How Many Hours On A Riding Lawn Mower Is A Lot? (Find Out Now!)

Ryan Womeldorf
by Ryan Womeldorf

When you own a good amount of land, the upkeep can be a little more comprehensive. Mowing a larger lawn can become a little overwhelming with just a push mower at your disposal. Thankfully, there are riding lawn mowers that can make the job a bit easier.

But how many hours on a riding lawn mower is a lot? Depending on the manufacturer, a single-cylinder riding lawn mower engine is able to last anywhere from 500 to 750 hours. The larger the engine, the more hours it can handle. A dual-cylinder can handle anywhere from 1,000 to 1,500 hours of use, for example. Proper maintenance can go a long way towards extending those lifetimes.

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Overview of Riding Lawn Mower Usage

When you purchase a riding lawn mower, it is important to know what kind of usage you can expect out of it. There are factors involved like the size of the land, the height of the grass, and maintenance that can either shorten or lengthen the life span of your mower.

Without getting brand-specific, you can safely expect a single-cylinder riding lawn mower to last somewhere between 500 and 750 hours. The larger the engine, however, the more usage you can expect. That is why dual-cylinder riding lawn mowers are sometimes the better option.

Average Life Expectancy of a Riding Lawn Mower

When a riding mower is properly maintained, you can reasonably expect to get 10 to 15 years of use out of it. Without proper maintenance and care, it becomes a wild card. Not only that, the manufacturer and size can also result in a varying in load-carrying capacity.

Here are a few of the bigger brands and what you can expect as far as their life expectancies:


Husqvarna mowers are meant for smaller yards. They have a low workload scenario, meaning that they are good for anywhere between 400 and 800 hours of use. That said, it all depends on what they are used for. If you put them through a more rigorous workload, then you can safely expect to trim some hours off of that timeline.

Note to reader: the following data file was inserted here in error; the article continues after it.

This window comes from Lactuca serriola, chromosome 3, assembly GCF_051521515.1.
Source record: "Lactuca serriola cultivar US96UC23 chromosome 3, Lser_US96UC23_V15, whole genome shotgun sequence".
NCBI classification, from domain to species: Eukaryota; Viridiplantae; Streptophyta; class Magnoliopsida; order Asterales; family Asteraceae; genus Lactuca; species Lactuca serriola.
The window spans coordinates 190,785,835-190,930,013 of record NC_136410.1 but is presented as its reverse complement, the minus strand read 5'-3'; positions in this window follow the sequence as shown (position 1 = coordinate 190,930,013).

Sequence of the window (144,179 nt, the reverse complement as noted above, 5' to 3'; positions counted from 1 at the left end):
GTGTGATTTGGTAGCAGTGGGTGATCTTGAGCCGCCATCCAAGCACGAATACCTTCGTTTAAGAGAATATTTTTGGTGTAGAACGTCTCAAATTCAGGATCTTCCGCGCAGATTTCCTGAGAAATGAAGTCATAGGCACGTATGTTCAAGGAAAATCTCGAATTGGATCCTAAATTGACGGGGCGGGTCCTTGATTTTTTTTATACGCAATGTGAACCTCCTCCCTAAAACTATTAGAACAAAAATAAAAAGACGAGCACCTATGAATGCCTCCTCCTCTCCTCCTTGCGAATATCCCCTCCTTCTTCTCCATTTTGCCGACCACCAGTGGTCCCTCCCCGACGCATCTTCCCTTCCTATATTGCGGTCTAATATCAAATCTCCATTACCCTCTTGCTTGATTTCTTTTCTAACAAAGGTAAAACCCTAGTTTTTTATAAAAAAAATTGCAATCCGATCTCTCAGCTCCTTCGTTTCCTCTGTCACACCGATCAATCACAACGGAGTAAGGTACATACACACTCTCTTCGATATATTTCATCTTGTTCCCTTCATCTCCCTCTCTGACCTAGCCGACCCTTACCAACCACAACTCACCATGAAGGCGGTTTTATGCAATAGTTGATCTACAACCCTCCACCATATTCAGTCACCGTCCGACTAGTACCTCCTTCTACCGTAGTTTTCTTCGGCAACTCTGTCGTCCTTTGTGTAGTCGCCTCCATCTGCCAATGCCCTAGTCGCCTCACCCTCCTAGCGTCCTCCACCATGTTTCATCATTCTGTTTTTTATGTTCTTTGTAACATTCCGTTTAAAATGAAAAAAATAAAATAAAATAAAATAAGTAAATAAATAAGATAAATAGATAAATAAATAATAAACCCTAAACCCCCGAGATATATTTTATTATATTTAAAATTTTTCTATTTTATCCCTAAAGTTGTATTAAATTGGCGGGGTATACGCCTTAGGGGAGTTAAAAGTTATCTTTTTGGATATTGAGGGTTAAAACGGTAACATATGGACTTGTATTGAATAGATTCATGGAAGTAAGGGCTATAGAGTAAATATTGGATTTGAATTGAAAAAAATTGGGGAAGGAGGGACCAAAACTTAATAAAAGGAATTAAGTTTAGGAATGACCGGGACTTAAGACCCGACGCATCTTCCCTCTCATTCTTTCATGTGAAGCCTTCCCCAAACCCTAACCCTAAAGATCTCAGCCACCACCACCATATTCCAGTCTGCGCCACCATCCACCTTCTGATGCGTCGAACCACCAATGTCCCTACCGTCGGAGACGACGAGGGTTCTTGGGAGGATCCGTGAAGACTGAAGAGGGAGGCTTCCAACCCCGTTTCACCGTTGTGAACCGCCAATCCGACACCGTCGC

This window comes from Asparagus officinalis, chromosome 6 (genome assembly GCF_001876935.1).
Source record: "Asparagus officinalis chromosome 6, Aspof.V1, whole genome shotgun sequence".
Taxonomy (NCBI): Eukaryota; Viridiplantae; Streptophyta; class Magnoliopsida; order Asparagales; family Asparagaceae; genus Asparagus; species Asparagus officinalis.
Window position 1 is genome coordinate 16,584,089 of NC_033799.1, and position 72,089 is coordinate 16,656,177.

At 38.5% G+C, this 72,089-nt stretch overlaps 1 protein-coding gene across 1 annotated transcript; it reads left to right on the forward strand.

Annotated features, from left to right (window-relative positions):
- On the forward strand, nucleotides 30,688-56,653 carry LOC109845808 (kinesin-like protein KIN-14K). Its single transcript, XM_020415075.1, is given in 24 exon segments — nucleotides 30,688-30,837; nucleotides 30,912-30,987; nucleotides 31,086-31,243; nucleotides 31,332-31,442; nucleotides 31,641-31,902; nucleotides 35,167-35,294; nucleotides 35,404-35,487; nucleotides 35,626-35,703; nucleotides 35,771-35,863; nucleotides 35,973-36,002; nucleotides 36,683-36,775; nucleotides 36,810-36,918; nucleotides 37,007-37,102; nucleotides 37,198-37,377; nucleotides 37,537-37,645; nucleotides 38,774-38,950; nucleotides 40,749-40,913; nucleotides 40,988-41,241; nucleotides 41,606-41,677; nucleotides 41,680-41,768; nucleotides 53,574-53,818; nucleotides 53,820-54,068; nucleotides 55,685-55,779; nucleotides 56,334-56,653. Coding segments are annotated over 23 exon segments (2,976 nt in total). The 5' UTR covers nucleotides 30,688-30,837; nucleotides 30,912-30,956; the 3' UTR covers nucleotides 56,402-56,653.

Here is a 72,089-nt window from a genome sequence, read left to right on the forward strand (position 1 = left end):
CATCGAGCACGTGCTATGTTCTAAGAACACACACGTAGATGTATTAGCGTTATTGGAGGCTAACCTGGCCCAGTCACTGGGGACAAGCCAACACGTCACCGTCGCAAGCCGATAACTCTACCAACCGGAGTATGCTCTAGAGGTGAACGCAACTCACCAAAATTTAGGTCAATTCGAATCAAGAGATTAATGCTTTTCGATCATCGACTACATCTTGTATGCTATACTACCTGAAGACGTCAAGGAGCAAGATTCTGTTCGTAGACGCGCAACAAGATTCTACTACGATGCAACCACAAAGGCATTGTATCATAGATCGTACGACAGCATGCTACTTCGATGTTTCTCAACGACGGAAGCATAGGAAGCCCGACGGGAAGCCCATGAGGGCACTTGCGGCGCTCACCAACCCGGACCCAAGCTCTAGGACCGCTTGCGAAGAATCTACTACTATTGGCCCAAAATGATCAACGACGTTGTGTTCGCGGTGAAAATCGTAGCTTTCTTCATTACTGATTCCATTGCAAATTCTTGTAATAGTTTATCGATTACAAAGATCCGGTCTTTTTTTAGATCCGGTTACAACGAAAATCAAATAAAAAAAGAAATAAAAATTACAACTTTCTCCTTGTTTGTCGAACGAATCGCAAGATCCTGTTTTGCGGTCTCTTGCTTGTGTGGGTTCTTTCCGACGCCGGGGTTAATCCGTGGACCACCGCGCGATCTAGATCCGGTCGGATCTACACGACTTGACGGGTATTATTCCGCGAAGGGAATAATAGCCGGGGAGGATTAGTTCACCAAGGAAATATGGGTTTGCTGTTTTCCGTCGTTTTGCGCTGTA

Cub Cadet

Cub Cadet is similar to Husqvarna in a lot of ways, life expectancy, and functions primary among them. With proper care and maintenance, you may be about to push the 1,000-hour mark. That should be a good rule of thumb for any riding mower, though. Improper care and you may not even hit the 500-hour threshold on a Cub Cadet mower.

Briggs and Stratton

Much like the others, Briggs and Stratton manufacturers small-sized riding mowers that are meant for average-sized workloads. The company itself estimates about 500 hours of use, but proper maintenance and care could easily extend that closer to the 1,000-hour mark or even further.

John Deere

Perhaps the most famous and recognizable on the list, John Deere may also have the most versatile range of hours. John Deere makes sturdier mowers, with the smaller options lasting anywhere from 500 to 1,000 hours. The larger 2- or 4-cylinder engine mowers may last in excess of 2,000 hours. With a John Deere mower (and proper care), it’s not out of line to think that you could get 15 years or more out of it.

Size of the Engine Matters

Another important thing to keep in mind is that not all riding mowers are created the same. The engine size matters, with differences in engine capacity, fuel type, and number of cylinders. There is also a variance between a small, single-cylinder engine and a much larger 2- or 4-cylinder engine.

Single-cylinder riding lawn mower engines can typically last anywhere from 500 to 750 hours. That is because the single piston takes the brunt of all that work. A larger engine can push anywhere from 1,000 to 2,000 hours because that workload is distributed among the multiple pistons.

Know the hour rating for your engine. Those are estimates and can be extended with the proper maintenance and care. Make sure you are changing the oil when needed, for instance, or you could be unnecessarily wearing down your motor.

Usage and Built Quality

While you can get a pretty good idea about the longevity of your mower based on the size of motor, it all comes down to build quality and the usage you put your mower through. If you are using it for more heavy-duty applications than it is meant for, you will simply wear down the mower sooner rather than later.

Remember that riding lawn mowers are costly to start with. They also need proper maintenance, like oil changes, and care to extend their life as far as possible. What you may not have realized to be heavy use could also contribute to wearing down your mower.